Posted by: Media Manager | October 6, 2016

Legend of Howard Smith Totem Pole

domtar_totem-pole-framedFor many years the Cornwall paper mill’s totem pole stood in front of the Main Office before being re-located to the front lawn for all to see.

When the Mill closed for good in 2006, the top section of the pole was transferred to the Cornwall Community Museum where it has been safeguarded for future generations – in the stairway between the Museum and Archives.

Some former employees are in custody of the other sections of the pole.

The totem was a gift from the lumber and woods contracting firm of J.J. Seguin Company Limited of St. Lambert, QC to Howard Smith Paper Mills Limited.

A legend is carved into the pole. Its 51 foot height is symbolic of the age of Howard Smith Paper Mills Limited when the pole was carved.

domtar_totem-pole-1-2A noted Northern Ontario wood carver, Edgar Thibodeault, was instructed by Mr. Seguin to begin the totem pole with the founding of the Beauharnois, QC mill in 1912. This is represented by the grinning gargoyle at the bottom of the pole. Directly above is another gargoyle which depicts the taking over of Crabtree Mills by Howard Smith in 1916.

domtar_totem-pole-3-4-profileThe symbolic thunderbird appears. Its widespread wings indicate the expanding company which took over Lincoln Paper Mills and the Canada Paper Company in 1929. The grotesque figure with the prominent nose is an indication of the carver’s sly sense of humour as this portrays the addition of the Kraft Mill to the Cornwall facility.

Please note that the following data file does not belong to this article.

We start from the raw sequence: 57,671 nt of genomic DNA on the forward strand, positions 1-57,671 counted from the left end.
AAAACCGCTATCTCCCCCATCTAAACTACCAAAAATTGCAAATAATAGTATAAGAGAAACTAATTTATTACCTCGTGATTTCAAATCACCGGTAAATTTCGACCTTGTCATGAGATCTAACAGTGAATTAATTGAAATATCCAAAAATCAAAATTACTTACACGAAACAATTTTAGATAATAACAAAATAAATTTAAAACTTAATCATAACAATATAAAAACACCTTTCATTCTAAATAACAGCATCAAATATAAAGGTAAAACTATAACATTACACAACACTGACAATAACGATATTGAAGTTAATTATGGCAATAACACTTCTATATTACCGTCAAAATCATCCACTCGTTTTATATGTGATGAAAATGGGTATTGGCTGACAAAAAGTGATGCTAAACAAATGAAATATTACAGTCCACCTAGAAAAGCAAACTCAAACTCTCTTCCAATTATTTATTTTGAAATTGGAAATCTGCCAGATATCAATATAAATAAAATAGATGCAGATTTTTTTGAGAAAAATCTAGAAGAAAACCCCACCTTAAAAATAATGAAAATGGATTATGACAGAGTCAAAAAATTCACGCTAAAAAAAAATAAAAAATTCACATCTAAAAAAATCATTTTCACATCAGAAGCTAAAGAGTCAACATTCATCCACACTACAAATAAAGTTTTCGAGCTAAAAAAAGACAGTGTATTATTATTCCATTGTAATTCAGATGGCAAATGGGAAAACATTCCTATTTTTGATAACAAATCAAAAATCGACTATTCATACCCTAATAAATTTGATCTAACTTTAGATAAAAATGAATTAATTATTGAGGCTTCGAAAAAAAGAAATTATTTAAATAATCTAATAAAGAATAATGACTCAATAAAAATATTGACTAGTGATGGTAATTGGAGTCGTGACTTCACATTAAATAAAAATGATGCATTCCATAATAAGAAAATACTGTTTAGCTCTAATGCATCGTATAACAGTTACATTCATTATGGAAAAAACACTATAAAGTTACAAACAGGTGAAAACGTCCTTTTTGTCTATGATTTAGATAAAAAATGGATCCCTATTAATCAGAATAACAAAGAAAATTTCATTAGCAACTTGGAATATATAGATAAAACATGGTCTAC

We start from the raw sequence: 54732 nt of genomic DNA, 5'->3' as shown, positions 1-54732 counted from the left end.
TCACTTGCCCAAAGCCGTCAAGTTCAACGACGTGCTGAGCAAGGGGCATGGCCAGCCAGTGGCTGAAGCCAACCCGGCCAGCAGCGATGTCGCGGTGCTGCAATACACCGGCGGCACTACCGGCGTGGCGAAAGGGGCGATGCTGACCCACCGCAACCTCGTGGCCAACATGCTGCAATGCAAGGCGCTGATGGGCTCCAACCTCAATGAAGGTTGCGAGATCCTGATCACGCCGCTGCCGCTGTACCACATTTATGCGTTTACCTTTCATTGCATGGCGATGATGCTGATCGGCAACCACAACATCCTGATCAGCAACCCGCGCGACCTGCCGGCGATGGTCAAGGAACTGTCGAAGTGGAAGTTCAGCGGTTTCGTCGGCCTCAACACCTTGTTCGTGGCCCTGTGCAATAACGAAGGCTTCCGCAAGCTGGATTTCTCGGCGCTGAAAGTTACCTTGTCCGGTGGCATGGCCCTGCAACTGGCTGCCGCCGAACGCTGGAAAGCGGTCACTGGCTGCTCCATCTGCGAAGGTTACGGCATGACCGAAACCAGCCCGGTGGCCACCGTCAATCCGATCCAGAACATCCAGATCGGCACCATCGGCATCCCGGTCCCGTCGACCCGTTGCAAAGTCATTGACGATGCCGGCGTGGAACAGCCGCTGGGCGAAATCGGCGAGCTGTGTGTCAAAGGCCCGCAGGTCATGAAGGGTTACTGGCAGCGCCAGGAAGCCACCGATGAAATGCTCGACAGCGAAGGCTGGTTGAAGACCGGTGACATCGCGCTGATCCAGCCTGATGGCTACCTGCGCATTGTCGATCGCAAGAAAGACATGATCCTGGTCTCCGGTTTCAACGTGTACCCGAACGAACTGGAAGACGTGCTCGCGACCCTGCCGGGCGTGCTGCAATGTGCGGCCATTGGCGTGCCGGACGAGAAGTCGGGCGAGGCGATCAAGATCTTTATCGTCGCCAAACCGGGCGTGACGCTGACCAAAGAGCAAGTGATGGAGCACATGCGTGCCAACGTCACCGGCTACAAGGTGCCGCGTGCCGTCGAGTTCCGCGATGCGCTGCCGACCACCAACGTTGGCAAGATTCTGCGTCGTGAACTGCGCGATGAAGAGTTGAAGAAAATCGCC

domtar_totem-pole-5-6-profileThen came the dark depression years when Howard Smith’s growth was at a standstill. The carver showed this by the long dull section in the totem. The year was 1939 and as war was declared, Howard Smith acquired the Don Valley Paper Company as is shown by another figure with a long protruding nose.

domtar_totem-pole-7-8-profileAbove that is the bird known in Indian folklore as “Demon Raven” which with its spreading wings illustrates the post-war expansion in several divisions of the company and the incorporation of the arborite company in 1947. Finally, the top illustration with the monstrous nose portrays further expansion in the Kraft Mill. This section containing the top two birds is located at the Museum now.

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